While some clients might want to bail out of bond funds amid interest rate hikes, they may also want to reevaluate why they have fixed-income products in their portfolios in the first place.
Depending on what their motivation is, they may or may not want to lighten up on fixed-income investments. Needless to say, paying close attention to market themes will be crucial in the near term.
There has been a general belief that, over the long haul, equities outperform fixed-income securities and cash. That’s the main premise behind most asset allocation models. Investors are taught that diversifying assets among and within equities, fixed-income investments, real assets and cash will be a benefit in the long run, and help soften the blow of a decline in any one investment. Given the general practice of over-allocating to equities, it may be surprising to know that, over the past 15 years, bond funds have outpaced their equity fund counterparts, with comparatively little volatility.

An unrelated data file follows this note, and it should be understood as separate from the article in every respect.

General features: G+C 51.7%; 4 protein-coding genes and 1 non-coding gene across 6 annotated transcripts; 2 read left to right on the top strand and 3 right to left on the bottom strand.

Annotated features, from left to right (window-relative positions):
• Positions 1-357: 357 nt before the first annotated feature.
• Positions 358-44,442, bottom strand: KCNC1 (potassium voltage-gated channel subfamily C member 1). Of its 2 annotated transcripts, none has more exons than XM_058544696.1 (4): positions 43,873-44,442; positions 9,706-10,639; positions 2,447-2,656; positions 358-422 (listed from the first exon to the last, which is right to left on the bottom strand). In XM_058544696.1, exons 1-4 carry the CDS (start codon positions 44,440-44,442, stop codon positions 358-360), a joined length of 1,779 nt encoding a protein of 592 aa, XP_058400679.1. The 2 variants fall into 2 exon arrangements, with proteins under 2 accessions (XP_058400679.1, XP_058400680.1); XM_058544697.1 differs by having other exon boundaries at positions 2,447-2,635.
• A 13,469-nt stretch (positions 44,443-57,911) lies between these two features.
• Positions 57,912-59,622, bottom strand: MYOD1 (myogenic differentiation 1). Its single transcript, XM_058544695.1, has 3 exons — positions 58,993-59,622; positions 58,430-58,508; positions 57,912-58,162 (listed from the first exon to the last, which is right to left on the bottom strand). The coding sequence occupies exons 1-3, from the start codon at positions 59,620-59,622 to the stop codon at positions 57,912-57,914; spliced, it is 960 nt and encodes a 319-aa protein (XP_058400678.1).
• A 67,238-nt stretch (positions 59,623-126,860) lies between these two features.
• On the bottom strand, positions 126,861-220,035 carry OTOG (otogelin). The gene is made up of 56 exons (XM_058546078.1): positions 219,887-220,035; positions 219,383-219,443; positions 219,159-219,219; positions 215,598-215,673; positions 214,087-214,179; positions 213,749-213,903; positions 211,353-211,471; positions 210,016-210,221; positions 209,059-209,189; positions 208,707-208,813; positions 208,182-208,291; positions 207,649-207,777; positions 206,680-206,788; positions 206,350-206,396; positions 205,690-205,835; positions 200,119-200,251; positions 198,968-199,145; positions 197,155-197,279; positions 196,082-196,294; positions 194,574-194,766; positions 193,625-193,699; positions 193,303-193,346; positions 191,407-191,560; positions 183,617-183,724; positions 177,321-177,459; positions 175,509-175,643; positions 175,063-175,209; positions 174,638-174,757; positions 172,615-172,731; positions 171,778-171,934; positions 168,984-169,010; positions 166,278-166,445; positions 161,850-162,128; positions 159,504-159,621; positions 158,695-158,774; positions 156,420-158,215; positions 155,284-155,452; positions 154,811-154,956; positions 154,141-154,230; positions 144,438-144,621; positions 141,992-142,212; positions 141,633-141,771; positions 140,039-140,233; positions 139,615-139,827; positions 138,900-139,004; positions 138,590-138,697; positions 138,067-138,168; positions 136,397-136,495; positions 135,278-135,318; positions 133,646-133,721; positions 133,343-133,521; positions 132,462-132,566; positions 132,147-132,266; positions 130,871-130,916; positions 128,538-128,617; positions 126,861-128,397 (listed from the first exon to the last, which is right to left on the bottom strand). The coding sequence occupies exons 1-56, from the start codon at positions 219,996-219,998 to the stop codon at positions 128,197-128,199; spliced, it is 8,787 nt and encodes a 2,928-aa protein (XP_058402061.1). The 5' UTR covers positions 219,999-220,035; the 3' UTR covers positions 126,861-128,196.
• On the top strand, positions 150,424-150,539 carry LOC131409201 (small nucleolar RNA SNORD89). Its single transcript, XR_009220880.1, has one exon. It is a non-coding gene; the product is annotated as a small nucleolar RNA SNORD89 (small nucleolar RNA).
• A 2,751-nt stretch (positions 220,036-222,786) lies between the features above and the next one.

Granted, there has been an unprecedentedly long period of extremely low interest rates, when current yield and — perhaps more important — capital gains have played a big role in bond fund returns. Currently, however, the Federal Reserve doesn’t have a lot of room for more rate cuts in the future, with the effective federal funds rate hovering just around 0.34%. As a result, the capital gains potential for bonds going forward is relatively small.
Nonetheless, fixed-income securities might still have a place in client portfolios with their steady — but currently low — dividend payouts, given that global uncertainty is ever present, oil prices continue to be volatile and U.S. equity markets are posting one of their worst-ever starts to a year.